Lyme disease and the danger from tick bites is something which we’ve been communicating for almost 10 years now.
Each month we come across another news story which reminds us that the message still needs a lot more promotion. This month alone we’ve seen two important stories.
If you’re a fan of rugby you might well have seen the first one in which former England Captain Matt Dawson tells his story of what he though was simply a bite from a flea turning into a major health issue and ending in heart surgery, read more here
Lyme disease, also known as Lyme borreliosis, is an infectious disease caused by bacteria of the Borrelia type which is spread by ticks. The most common sign of infection is an expanding area of redness on the skin, known as erythema migrans, that begins at the site of a tick bite about a week after it has occurred.
In May 2013 a petition was handed to the Department of Health demanding better diagnosis and treatment of Lyme disease. You may be aware of its existence but many are not but it can present an occupational risk which affects a range of professions and trades with up to 3,000 new cases being reported each year in the UK. Lyme disease has no vaccination and can be very damaging if left untreated severe fatigue, heart problems, nerve damage and headaches.
plus foragers, hikers, mountain bikers and so on
Lyme disease is spread to humans via ticks with heathland, rough grassland and woodland being the primary sources but you can still catch ticks whilst being in a garden – I removed one from my 4 year old boy just last week!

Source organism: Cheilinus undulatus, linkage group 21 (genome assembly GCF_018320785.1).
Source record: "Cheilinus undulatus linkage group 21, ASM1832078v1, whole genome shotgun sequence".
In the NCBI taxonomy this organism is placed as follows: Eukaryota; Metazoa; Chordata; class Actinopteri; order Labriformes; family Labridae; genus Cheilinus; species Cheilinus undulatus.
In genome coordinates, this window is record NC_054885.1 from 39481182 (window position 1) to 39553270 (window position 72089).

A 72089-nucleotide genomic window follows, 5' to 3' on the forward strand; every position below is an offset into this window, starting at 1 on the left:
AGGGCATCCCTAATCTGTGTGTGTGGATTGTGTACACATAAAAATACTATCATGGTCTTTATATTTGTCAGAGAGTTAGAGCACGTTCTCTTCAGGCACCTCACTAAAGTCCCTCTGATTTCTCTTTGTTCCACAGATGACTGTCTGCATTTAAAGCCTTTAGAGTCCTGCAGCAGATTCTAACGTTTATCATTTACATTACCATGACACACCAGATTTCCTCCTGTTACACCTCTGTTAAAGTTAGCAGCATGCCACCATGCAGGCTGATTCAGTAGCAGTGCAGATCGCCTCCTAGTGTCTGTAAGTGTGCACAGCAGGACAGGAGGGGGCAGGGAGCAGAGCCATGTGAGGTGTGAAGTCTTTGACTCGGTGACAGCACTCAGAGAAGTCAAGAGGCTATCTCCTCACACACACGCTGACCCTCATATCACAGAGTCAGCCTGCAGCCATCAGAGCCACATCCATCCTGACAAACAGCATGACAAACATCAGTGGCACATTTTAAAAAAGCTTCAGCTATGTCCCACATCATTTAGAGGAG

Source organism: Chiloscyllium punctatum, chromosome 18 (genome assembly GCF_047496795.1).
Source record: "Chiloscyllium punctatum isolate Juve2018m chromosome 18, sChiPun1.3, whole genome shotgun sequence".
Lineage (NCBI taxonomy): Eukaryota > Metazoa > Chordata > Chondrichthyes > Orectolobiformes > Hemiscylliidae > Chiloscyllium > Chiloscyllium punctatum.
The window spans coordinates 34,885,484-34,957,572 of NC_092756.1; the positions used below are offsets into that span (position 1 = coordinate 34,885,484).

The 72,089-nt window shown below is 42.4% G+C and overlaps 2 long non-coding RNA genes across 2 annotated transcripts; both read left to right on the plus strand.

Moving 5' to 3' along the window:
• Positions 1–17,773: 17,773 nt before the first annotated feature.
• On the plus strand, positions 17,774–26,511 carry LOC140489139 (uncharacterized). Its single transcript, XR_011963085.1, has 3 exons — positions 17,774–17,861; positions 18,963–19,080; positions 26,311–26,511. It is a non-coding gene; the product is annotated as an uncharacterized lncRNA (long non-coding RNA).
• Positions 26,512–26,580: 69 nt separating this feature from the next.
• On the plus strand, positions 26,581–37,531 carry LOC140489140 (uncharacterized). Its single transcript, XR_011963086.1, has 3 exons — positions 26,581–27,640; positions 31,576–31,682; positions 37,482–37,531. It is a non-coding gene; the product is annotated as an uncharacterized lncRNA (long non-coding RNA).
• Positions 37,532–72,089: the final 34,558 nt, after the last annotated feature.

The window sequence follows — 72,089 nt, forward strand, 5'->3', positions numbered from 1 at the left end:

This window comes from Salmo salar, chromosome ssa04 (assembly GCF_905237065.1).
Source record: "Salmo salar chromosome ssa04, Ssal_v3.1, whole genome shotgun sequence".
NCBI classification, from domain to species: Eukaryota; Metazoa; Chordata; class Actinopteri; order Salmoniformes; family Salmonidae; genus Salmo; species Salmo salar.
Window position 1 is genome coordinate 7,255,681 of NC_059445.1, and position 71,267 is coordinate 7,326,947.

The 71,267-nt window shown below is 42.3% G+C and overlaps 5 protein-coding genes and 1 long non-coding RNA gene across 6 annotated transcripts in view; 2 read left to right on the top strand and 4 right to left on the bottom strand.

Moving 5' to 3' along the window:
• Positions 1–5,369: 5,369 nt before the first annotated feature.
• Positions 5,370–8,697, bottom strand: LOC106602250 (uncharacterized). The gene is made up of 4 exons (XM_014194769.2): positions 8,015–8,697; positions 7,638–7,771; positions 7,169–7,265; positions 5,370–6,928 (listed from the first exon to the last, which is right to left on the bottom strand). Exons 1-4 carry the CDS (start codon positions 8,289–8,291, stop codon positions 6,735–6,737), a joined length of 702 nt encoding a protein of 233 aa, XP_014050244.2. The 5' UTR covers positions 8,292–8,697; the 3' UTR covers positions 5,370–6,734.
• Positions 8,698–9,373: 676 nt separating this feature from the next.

As we said, a vaccine doesn’t exist but you can reduce your chances of being bitten;
wear long sleeved trousers and shirts – even in warm weather;
If clothes are light in colour ticks can be more easily spotted and removed before they bite;
Give workers information so they can identify ticks, before they’ve fed they can be no bigger than poppy seeds, they don’t fly but they do crawl quickly after jumping onto you from a nearby branch or plant;
Get workers to check themselves after working in known tick zones (even in the harder to reach areas!);
If you are working in a known tick zone then clothes can be treated with permethrin based repellents which can kill ticks on contact. But, check first with staff and give them a choice allowing them to refer to their GP or pharmacist if required.
To minimize tick exposure, wear rubber boots and tuck pant legs into the boots so ticks have a hard time grabbing on, advise Mississippi State University experts. (Photo courtesy of Jerome Goddard. Used with permission.)
Perhaps the most important element of protecting your self is removing a tick correctly, we’ve summarised this below but you can also see this link for more information and to purchase a specialist tool if your staff are working in high risk areas; http://www.bada-uk.org/defence/removal/indextickremoval.php
Grasp the tick as close to the skin as possible and pull upwards with steady, even pressure. Do not twist or jerk the tick as this may leave the mouth parts embedded or cause the tick to regurgitate infective fluids.
Remove any embedded mouth parts with tweezers or a sterilised needle.
Do not squeeze or crush the body of the tick, because its fluids (saliva and gut contents) may contain infective organisms.
Do not handle the tick with bare hands, because infective agents may enter through breaks in the skin, or through mucous membranes (if you touch eyes, nostrils or mouth).
After removing the tick, disinfect the bite site and wash hands with soap and water.
Save the tick for identification in case you become ill within several weeks. Write the date of the bite in pencil on a piece of paper and put it with the tick in a sealed plastic bag and store it in a freezer.
DO NOT use petroleum jelly, any liquid solutions, or freeze / burn the tick, as this will stimulate it to regurgitate its stomach contents, increasing the chance of infection.
Ensure that your staff are aware of the potential risk and know what to do. Not all ticks will carry the disease but these simple precautions (and a pair of special tweezers) will protect your staff from harm.